Common Sleep Apnea Problems and How I Dealt with Them

Last updated: May 2022

I have lived with sleep apnea for several years now, and along my journey have run into several problems that you may or may not have faced yourself. The purpose of this article is to address how I worked through these problems and how you can do the same.

Anxiety is a common problem

The one factor that most people go with when they are first diagnosed with sleep apnea is anxiety. I admit that this was a big problem for me in the beginning. I didn’t know how to deal with the fact that I would need to wear this mask on my face each night.

I worked through my anxiety by trying to remain calm. I put my mask on each night even though I didn’t want to wear it. Allowing myself to give the mask and therapy an actual shot helped me through my anxiety.

Although I still felt anxious, this began to wane when I discovered how my CPAP therapy made me feel the next day. The mask was still a pain, but I was sleeping better and feeling a lot more confident that I could actually wear this contraption on my face each night.

Keep trying if you still have anxiety, speak to your sleep therapist, or visit a sleep apnea forum for some tips.

The mask from hell

Oh, the mask. We do hate the mask, don’t we? For me, it’s the heat produced by wearing the darn thing that makes me so uncomfortable. In the winter, it’s not too bad, but by the time spring and summer come around, it’s a nightmare.

No amount of turning the pillow over, fans, adjusting the mask, or trying to remain calm removes the heat from that blasted mask.

I suffered a great deal until I discovered a neat little trick. I reduce the mask heat by placing a cooling gel pad under my pillow. This is the same type you would use on a bruised knee. My head and face stay cool enough from the gel pad to allow me to go to sleep. Then, if I wake up at night and feel hot, I replace the gel pad with a fresh one. This gives me relief every night, no matter what.

Allow bad days to happen

We all have bad days. No amount of preparation, trying to remain calm, or putting the mask on without fail each night can prepare you for the bad days when things don’t feel right. I allow those bad days to happen.

Some nights I throw my mask off in frustration, but I don’t quit altogether. Instead, I allow myself some breathing room and just accept the fact that tonight the mask may not work for me.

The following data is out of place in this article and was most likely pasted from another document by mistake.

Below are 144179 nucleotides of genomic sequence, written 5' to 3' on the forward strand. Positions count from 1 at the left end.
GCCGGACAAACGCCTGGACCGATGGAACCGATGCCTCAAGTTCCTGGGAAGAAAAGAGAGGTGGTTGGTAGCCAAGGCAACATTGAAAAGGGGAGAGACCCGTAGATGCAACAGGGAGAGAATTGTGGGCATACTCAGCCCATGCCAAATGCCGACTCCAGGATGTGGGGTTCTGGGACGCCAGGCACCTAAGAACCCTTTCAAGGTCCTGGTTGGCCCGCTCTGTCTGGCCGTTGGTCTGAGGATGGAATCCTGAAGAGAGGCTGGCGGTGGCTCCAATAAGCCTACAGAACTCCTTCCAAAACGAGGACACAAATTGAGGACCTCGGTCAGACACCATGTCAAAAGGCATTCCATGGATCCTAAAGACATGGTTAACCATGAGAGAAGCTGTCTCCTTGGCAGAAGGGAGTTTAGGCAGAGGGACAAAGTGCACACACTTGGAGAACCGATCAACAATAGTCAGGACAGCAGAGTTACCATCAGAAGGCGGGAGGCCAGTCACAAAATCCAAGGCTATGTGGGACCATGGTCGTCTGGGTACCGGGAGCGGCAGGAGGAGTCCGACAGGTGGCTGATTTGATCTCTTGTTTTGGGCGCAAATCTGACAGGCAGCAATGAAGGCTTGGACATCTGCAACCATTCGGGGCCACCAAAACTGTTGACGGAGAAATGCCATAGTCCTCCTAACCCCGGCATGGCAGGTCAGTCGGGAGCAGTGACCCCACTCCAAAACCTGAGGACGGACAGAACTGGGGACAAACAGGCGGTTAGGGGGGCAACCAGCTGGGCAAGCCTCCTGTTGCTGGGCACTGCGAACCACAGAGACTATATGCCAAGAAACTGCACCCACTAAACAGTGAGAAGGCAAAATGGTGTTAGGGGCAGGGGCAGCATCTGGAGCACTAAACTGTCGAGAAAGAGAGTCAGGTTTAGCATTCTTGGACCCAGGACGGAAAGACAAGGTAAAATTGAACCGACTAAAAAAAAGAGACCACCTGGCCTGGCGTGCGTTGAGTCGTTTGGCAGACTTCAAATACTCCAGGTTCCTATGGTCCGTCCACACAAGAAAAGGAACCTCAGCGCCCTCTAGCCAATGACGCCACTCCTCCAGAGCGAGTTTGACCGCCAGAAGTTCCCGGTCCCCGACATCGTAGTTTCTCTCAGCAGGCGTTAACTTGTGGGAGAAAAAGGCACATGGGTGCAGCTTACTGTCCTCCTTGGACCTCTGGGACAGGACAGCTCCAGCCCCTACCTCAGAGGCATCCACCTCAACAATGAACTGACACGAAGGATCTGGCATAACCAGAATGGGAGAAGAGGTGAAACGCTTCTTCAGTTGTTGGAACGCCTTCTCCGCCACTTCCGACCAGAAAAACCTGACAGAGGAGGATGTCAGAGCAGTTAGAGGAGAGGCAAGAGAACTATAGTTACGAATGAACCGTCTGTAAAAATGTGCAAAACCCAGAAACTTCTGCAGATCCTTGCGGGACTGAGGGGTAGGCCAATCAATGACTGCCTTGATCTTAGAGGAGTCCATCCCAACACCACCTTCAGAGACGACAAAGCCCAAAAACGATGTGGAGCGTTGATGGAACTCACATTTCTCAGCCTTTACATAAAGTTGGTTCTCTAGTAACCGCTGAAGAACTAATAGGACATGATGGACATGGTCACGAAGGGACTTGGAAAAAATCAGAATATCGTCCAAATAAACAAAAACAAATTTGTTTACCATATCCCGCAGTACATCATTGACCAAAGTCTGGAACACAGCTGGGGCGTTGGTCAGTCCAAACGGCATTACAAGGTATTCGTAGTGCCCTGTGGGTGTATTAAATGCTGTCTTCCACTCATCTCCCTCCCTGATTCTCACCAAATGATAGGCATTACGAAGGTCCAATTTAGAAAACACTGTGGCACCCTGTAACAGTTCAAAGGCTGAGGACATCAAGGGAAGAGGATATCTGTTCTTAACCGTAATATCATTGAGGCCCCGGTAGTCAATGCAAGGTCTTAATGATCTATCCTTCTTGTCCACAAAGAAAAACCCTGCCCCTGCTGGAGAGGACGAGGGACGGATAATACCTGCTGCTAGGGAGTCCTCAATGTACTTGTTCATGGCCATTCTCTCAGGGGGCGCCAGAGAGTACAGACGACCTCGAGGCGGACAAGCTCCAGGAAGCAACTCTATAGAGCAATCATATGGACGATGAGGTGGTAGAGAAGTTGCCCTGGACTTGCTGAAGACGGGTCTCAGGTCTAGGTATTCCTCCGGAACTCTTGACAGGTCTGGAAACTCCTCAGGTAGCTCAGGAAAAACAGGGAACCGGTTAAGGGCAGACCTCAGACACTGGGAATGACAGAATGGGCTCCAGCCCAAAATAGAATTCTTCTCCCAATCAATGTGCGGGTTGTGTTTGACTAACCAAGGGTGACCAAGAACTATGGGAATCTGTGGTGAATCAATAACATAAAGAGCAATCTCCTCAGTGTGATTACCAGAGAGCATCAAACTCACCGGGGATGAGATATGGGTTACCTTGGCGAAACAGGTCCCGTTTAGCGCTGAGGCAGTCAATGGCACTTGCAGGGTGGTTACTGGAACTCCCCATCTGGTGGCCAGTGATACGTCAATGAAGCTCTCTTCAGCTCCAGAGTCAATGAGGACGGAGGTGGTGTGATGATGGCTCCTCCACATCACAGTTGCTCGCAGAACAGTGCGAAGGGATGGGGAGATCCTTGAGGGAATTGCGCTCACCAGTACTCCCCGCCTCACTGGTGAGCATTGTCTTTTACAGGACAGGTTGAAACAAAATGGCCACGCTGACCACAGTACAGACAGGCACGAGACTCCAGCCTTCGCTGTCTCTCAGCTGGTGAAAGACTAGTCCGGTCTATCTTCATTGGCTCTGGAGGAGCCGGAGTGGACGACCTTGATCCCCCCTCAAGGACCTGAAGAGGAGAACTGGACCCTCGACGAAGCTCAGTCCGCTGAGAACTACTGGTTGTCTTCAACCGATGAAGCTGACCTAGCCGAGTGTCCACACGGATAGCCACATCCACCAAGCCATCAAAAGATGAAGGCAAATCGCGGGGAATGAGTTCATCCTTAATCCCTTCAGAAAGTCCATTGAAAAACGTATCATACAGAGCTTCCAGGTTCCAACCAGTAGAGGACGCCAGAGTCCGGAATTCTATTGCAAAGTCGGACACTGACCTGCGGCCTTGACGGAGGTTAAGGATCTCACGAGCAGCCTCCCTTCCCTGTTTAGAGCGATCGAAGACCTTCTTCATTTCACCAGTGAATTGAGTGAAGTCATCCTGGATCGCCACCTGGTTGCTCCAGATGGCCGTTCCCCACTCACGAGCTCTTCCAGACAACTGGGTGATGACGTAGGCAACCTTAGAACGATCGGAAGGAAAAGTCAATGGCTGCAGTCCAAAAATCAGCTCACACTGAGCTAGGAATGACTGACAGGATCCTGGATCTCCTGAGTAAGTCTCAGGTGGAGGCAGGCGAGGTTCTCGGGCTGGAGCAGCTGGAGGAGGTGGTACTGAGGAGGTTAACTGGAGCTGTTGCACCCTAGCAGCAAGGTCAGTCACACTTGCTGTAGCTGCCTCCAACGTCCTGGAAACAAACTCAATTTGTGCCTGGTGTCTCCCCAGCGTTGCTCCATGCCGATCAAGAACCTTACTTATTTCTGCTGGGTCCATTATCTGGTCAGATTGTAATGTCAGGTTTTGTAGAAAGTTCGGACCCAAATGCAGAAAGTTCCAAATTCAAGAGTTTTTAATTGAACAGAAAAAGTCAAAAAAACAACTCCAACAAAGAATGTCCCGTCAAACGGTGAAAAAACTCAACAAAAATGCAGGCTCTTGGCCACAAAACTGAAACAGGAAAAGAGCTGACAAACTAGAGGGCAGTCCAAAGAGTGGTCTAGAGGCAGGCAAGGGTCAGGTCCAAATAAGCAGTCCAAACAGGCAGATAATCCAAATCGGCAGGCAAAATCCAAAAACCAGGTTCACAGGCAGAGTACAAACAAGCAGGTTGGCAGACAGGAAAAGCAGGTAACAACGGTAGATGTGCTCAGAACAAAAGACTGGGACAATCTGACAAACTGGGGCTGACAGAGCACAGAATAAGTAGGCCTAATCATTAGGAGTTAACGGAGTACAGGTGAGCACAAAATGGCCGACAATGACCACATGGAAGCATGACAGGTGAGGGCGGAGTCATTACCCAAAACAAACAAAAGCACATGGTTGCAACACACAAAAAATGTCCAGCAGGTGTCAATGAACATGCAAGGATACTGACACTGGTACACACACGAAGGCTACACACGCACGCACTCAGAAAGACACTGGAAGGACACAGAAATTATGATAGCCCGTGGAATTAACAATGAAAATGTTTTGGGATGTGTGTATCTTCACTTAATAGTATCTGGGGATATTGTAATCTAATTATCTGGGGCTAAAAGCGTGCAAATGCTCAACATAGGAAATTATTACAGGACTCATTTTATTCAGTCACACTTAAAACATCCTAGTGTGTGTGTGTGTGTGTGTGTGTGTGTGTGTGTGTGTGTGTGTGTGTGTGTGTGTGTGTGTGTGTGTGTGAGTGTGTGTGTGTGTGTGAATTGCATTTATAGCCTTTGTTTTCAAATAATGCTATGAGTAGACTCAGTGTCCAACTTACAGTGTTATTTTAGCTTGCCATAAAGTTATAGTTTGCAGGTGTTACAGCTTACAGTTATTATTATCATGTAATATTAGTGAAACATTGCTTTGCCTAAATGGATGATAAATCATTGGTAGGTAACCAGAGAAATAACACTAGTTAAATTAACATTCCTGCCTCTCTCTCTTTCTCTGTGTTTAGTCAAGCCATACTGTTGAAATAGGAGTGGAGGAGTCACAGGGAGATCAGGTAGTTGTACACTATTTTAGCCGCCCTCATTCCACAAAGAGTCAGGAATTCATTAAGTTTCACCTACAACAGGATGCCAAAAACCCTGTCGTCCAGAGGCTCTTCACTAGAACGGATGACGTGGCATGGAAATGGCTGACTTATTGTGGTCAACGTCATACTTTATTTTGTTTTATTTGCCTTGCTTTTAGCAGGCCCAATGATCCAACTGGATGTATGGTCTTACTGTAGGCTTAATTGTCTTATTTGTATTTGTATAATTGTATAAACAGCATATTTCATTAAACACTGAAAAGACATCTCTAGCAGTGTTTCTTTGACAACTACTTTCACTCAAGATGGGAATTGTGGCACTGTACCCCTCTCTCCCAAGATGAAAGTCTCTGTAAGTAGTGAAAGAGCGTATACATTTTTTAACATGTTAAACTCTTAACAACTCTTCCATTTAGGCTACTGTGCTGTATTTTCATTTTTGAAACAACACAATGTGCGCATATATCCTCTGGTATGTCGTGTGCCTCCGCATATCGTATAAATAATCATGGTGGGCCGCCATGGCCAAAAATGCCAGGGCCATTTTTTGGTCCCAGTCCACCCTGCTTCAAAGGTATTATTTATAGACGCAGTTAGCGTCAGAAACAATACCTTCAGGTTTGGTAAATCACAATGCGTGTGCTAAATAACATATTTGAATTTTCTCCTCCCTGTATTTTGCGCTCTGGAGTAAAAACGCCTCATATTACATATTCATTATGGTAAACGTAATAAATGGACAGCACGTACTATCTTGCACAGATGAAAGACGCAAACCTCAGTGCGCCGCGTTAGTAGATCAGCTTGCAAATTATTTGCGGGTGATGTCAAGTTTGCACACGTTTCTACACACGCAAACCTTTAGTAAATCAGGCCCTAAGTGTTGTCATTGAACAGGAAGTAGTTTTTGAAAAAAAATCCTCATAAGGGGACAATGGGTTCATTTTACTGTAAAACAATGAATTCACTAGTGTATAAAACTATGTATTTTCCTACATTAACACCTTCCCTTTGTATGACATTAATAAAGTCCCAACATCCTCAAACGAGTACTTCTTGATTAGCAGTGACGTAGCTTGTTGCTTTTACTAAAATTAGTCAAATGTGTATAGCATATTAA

I try to put my mask on all of the time, but on occasion, it doesn’t work. I’m not perfect and take that bad day in stride. It’s like cheating on your diet. You do it, but you go back to it the next day. I don’t punish myself; I move on. I try again.

Missteps and mishaps – help I’m drowning!

CPAP machines aren’t fail-proof, as mechanical problems can occur. One of the common problems with the machines is a failing water tank. This happened to me a few days ago as my water tank failed, and I got water all over my nightstand.

Thankfully, my sleep specialist was able to send me a new water tank in a couple of days. After that, I slept ok without my machine, and I’m thankful that my sleep provider responds quickly whenever I have an issue.

The critical point is to not panic when mechanical problems occur. Your provider is there to help you, so give them a call even if the issue seems minor. They will help you if you need assistance. Check your hoses for leaks, make sure the tank is working, and let them know when you have a problem.

My conclusion – you are not alone

I’m sure that most people have had one or more of these common issues. CPAP therapy isn’t without its faults, so keep a level head when problems occur and talk to your sleep therapist or leave a message in one of the helpful CPAP forums. There’s plenty of great people out there to help you with your issues. As sleep apnea patients, we have all been there and done that.

How do you deal with common sleep apnea problems? Tell us your tips for coping with a CPAP.

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This article represents the opinions, thoughts, and experiences of the author; none of this content has been paid for by any advertiser. The team does not recommend or endorse any products or treatments discussed herein. Learn more about how we maintain editorial integrity here.

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